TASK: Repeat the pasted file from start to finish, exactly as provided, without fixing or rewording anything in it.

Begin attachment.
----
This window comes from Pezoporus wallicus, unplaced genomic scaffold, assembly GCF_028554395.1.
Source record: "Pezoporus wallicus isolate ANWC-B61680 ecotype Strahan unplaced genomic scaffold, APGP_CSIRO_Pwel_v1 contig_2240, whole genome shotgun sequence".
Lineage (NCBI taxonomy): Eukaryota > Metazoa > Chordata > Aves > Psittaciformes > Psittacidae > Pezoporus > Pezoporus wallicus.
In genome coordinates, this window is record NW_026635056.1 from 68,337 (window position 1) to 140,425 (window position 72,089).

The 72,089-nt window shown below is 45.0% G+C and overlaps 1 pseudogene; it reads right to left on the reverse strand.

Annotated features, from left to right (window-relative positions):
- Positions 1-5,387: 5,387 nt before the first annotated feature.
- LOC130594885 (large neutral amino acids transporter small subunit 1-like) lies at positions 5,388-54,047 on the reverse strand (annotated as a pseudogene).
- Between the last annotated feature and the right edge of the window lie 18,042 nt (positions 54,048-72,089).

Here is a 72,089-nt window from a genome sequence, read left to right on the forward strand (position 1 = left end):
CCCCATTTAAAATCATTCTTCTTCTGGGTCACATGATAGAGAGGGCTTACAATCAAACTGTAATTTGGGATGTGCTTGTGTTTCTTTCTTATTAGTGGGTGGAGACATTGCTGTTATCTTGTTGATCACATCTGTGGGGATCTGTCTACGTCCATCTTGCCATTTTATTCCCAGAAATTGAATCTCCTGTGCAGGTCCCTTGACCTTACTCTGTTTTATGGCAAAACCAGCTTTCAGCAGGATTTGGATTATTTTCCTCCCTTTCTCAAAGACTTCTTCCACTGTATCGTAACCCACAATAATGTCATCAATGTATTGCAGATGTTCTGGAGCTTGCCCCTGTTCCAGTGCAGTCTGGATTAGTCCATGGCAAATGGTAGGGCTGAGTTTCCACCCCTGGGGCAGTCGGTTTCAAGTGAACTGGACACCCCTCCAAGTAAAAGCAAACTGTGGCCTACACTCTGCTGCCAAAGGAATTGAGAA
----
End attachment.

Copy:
This window comes from Pezoporus wallicus, unplaced genomic scaffold, assembly GCF_028554395.1.
Source record: "Pezoporus wallicus isolate ANWC-B61680 ecotype Strahan unplaced genomic scaffold, APGP_CSIRO_Pwel_v1 contig_2240, whole genome shotgun sequence".
Lineage (NCBI taxonomy): Eukaryota > Metazoa > Chordata > Aves > Psittaciformes > Psittacidae > Pezoporus > Pezoporus wallicus.
In genome coordinates, this window is record NW_026635056.1 from 68,337 (window position 1) to 140,425 (window position 72,089).

The 72,089-nt window shown below is 45.0% G+C and overlaps 1 pseudogene; it reads right to left on the reverse strand.

Annotated features, from left to right (window-relative positions):
- Positions 1-5,387: 5,387 nt before the first annotated feature.
- LOC130594885 (large neutral amino acids transporter small subunit 1-like) lies at positions 5,388-54,047 on the reverse strand (annotated as a pseudogene).
- Between the last annotated feature and the right edge of the window lie 18,042 nt (positions 54,048-72,089).

Here is a 72,089-nt window from a genome sequence, read left to right on the forward strand (position 1 = left end):
CCCCATTTAAAATCATTCTTCTTCTGGGTCACATGATAGAGAGGGCTTACAATCAAACTGTAATTTGGGATGTGCTTGTGTTTCTTTCTTATTAGTGGGTGGAGACATTGCTGTTATCTTGTTGATCACATCTGTGGGGATCTGTCTACGTCCATCTTGCCATTTTATTCCCAGAAATTGAATCTCCTGTGCAGGTCCCTTGACCTTACTCTGTTTTATGGCAAAACCAGCTTTCAGCAGGATTTGGATTATTTTCCTCCCTTTCTCAAAGACTTCTTCCACTGTATCGTAACCCACAATAATGTCATCAATGTATTGCAGATGTTCTGGAGCTTGCCCCTGTTCCAGTGCAGTCTGGATTAGTCCATGGCAAATGGTAGGGCTGAGTTTCCACCCCTGGGGCAGTCGGTTTCAAGTGAACTGGACACCCCTCCAAGTAAAAGCAAACTGTGGCCTACACTCTGCTGCCAAAGGAATTGAGAA